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Accepted Paper:

Pursuing Peace in the South Korean Borderlands  
Eleana Kim (UC Irvine)

Paper short abstract:

In this paper, ecological studies of the Korean DMZ region provide ethnographic basis for theorizing "biological peace," or, peace beyond geopolitics. I argue that biological peace impels a reorientation in anthropological theorizations of peace, toward cosmopolitical and more-than-human worldings.

Paper long abstract:

This paper examines areas in the South Korean borderlands, along the Korean Demilitarized Zone, which has separated the two Koreas for nearly 70 years, since the end of the Korean War (1950-53). Based on ethnographic research with ecological scientists and citizen scientists who conduct fieldwork in heavily militarized areas near the DMZ, this paper analyzes how ecological studies of the flora and fauna of the DMZ region exemplify "biological peace," or, peace beyond geopolitics. Biological peace informs the sensibilities of South Koreans who are drawn to the rare ecology of the DMZ, which introduces a reorientation toward the division and Cold War politics. Hiro Miyazaki has called reorientation a "key operation of hope." In the case of the Korean DMZ, this hope does not lead to a hope for unification, but for a more expansive understanding of peace, one that can include and even center nonhuman life forms and the habitats that are crucial to their survival. I discuss how biological peace can likewise help to impel a reorientation in anthropological theorizations of peace, to include both the cosmopolitical turn of feminist STS and the more-than-human worldings of multispecies ethnography.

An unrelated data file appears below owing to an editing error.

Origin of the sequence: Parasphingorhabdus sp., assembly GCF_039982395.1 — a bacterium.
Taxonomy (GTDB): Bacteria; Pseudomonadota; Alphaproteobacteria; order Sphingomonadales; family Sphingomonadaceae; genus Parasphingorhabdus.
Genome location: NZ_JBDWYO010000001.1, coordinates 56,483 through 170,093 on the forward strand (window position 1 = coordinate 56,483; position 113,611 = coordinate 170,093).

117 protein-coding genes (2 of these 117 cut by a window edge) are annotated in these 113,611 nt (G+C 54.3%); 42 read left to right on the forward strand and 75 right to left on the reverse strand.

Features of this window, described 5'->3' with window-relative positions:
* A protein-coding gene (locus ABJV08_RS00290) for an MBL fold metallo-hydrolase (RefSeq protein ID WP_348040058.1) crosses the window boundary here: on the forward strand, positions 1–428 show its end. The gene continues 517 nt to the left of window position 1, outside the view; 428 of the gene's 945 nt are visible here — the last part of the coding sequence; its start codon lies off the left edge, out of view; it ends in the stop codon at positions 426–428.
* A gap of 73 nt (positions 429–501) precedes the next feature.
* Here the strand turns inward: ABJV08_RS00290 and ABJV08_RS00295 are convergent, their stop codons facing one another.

Panel P015
Salvaging Hope and Seeking Survival: Futurities in postwar borderlands and Broken Ecologies after wars
  Session 1 Friday 29 July, 2022, -